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Finding my biological family after adoption

Posted by mandyf on May 14, 2012

I was thirty five when the email arrived to a question I posted over five years earlier, “Could you be my mom or dad?” I had been searching on and off for nearly fifteen years hoping I might find my biological parents. When I finally saw the subject line which was forwarded from a site from the department of health, I wasn’t sure what to do.

On one hand I was excited as I thought maybe someone had a lead for me or possibly even that this was directly from the man or woman that played a part in my creation. So many thoughts ran through my head that I had to just sit back for a second and consider what was inside. Was I finally going to have all the family medical history I desperately needed considering my long battle with health woes? Why was I given up for adoption in the first place? Does somebody actually want to physically meet me, or is this just one of those things where someone says I’m your mom and wanted to know you are okay?

At the time it was too much to take in. A lifetime of questions, anger, sadness, joy, and finally relief swept over me. I knew that no matter how wonderful my biological parents might be I would never really think of them as my parents. My parents were the ones that nursed me through every scrape, operation, broken heart, and dilemma that comes with growing up. They clothed me, fed me, and gave me every opportunity they could to make sure I had the best chance of succeeding and having a happy life. Most of all they loved me. They even told me from the time I was very young that when I grew up and was old enough that if I wanted to find my birth parents they would understand and help me however they could. Of course by the time I was old enough, my mom had been passed on by several years and it somehow seemed wrong after eighteen years of love and sacrifice to ask my dad to help me do such a thing. It almost made me feel like I was cheating or marginalizing all he had done for me. I can’t recall if I ever felt so dirty for lack of a better word when I began my search. Still, something compelled me to keep digging.

I thought of dad and mom who were both passed away as I signed out of my email leaving the letter unopened. I decided to get dinner ready and catch up on things around the house before everyone got home. I vacuumed for the second time that day and started cleaning the bathrooms yet again. Were it not winter I probably would have even cut the grass or anything else to take my mind off of what was waiting for me in my inbox. It wasn’t long before my daughter came home from school and my partner returned from work. Still I hadn’t opened the letter. I couldn’t even talk about it, that is until my partner finally piped up and asked if I was going to kick the sheets all night or tell her what was wrong.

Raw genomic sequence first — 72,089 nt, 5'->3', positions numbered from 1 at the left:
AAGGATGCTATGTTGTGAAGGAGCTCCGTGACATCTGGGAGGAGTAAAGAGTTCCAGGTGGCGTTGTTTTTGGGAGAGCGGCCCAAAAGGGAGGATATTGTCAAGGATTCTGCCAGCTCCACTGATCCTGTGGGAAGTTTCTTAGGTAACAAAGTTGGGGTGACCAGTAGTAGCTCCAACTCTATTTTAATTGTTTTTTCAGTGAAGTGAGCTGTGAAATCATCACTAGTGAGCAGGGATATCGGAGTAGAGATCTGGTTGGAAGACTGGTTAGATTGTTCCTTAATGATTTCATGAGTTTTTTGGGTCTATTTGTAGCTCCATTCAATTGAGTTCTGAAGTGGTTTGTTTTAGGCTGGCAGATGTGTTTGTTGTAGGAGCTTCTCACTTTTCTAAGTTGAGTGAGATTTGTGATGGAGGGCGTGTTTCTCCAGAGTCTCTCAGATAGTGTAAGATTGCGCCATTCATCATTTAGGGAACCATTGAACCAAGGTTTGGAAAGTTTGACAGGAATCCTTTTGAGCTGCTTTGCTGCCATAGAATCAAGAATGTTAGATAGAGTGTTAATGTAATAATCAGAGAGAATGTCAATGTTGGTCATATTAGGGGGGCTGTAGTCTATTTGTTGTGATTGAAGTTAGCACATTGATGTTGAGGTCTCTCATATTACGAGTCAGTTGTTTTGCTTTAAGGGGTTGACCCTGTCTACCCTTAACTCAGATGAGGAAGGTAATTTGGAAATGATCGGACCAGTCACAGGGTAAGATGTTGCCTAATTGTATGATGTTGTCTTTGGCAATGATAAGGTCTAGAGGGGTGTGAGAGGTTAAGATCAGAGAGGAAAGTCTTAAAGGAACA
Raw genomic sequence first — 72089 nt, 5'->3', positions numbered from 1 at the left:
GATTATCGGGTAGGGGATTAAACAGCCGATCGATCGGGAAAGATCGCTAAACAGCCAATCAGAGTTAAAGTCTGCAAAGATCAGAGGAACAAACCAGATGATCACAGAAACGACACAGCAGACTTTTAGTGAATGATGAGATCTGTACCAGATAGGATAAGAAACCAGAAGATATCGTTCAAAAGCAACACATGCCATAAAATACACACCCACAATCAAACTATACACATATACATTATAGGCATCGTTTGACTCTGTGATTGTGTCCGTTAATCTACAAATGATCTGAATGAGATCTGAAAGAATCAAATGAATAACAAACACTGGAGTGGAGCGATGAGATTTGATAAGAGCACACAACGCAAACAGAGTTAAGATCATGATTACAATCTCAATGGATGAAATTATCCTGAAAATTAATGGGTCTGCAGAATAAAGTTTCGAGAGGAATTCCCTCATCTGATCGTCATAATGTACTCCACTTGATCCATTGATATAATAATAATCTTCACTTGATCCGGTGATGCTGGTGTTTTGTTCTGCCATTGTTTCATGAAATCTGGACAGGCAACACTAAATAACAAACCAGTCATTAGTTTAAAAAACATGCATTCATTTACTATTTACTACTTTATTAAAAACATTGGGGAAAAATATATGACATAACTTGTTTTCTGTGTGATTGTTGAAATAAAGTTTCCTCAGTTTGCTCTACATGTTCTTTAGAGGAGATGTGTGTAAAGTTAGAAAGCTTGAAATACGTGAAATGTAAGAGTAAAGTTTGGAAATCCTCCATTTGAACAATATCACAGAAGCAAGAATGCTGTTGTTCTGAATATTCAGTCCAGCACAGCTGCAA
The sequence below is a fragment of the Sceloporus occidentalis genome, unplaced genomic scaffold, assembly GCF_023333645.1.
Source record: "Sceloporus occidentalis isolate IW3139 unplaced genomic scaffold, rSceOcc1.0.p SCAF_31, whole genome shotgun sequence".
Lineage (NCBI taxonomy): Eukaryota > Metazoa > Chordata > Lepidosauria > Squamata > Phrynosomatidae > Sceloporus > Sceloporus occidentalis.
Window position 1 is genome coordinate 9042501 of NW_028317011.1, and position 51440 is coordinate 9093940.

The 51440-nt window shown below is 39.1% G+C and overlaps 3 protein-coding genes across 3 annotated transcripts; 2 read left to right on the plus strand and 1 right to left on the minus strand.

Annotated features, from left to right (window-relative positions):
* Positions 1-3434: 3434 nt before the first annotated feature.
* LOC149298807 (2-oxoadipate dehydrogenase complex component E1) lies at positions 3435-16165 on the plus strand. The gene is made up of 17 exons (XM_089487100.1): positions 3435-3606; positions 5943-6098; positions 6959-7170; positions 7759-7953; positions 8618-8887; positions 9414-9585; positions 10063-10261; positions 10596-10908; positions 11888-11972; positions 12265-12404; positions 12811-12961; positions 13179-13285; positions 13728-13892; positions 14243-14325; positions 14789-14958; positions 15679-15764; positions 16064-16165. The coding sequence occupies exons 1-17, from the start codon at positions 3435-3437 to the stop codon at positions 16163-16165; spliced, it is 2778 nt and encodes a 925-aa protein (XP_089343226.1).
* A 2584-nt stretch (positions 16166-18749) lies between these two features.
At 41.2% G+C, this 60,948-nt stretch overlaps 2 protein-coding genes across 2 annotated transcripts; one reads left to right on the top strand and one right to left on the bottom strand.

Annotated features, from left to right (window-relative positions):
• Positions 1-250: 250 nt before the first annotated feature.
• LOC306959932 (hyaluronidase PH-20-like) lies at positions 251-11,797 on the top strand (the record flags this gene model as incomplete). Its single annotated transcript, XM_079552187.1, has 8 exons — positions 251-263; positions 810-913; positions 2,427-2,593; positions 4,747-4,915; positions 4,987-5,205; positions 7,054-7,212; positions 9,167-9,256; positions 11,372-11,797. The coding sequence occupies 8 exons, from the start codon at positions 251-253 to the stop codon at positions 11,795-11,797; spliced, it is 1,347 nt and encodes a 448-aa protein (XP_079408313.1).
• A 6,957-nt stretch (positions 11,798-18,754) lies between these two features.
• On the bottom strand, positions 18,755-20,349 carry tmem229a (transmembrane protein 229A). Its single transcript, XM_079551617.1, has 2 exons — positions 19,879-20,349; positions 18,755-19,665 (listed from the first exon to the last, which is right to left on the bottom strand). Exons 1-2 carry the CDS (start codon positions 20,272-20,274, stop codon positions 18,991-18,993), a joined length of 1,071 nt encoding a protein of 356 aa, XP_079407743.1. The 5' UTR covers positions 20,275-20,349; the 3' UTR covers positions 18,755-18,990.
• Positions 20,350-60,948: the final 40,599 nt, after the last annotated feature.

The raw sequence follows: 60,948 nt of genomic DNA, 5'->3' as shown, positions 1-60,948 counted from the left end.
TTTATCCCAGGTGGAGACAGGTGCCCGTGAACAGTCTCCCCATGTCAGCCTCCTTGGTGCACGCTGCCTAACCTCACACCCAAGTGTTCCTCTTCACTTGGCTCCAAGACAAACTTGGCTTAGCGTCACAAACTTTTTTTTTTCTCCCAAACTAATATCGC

We discussed the pro’s and con’s and it seemed as though I needed to open it if for no other reason than to find out if it contained anything on my medical history. My doctors had been grousing for years about not knowing what illnesses may run in my genetic code and all I could ever say was that I had no idea. Ultimately though she said it was my choice alone and no choice was right or wrong. What finally compelled me to get out of bed was that she reminded me if I could get any information to keep me healthier or take steps towards preventing further illness I owed it to our daughter, after all, I knew all to well how hard it was to lose a parent while still young.

I think the boot time on my computer was the slowest it had ever been yet it still wasn’t slow enough. I sat in the dark and watched the startup menu until finally it was ready for use. I clicked the Internet explorer icon and watched my homepage appear. I read the news, checked some sports scores and anything else I could think of to delay logging in. I knew once I did that I was going to have to read this email I still wasn’t sure I really wanted any part of. Tentatively I entered my information and saw the letter was still there and hadn’t vaporized in the manner I sort of wished it would. Finally I just quick clicked it, but averted my eyes to it’s opening. Then I looked.

It wasn’t from my Birth mother or father. It was forwarded through the Department of Health for someone named Catherine that said she was my little sister. I stopped right there wondering how a little sister, someone that was born after me could know to look for me? Being a skeptical person I quickly thought this was some kind of scam or sick joke and got angry until I noticed something about Pink. Pink was my stuffed bunny rabbit, my favorite in fact although these days she is more brownish than pink. She said Pink was the one thing her mother had given to me when I was born and somehow she had been by my side my whole life. Then I knew it was real as nobody would know about that. When she mentioned the first and middle name I knew I was given at birth I accepted this as actually being my real sister. Dare I say, family.

She gave me some information about herself and family and told me that her mom, my birth mother was dead. She had passed three months earlier. She didn’t mention much more about it, just that she would like to get to know me and that if I would like to I could call anytime day or night to talk to her. I was tempted to pick up the hone at that very moment but decided a call after three A.M. was probably a bad idea. I read the letter several more times and went back to bed. Sleep wouldn’t come so I was back to the computer and began composing a long letter, the story of my life. By seven thirty I was still going and had taken care of getting Kay ready for school. I made some breakfast and left it on the desk, but I couldn’t eat. By eight I couldn’t wait any longer and picked up the phone.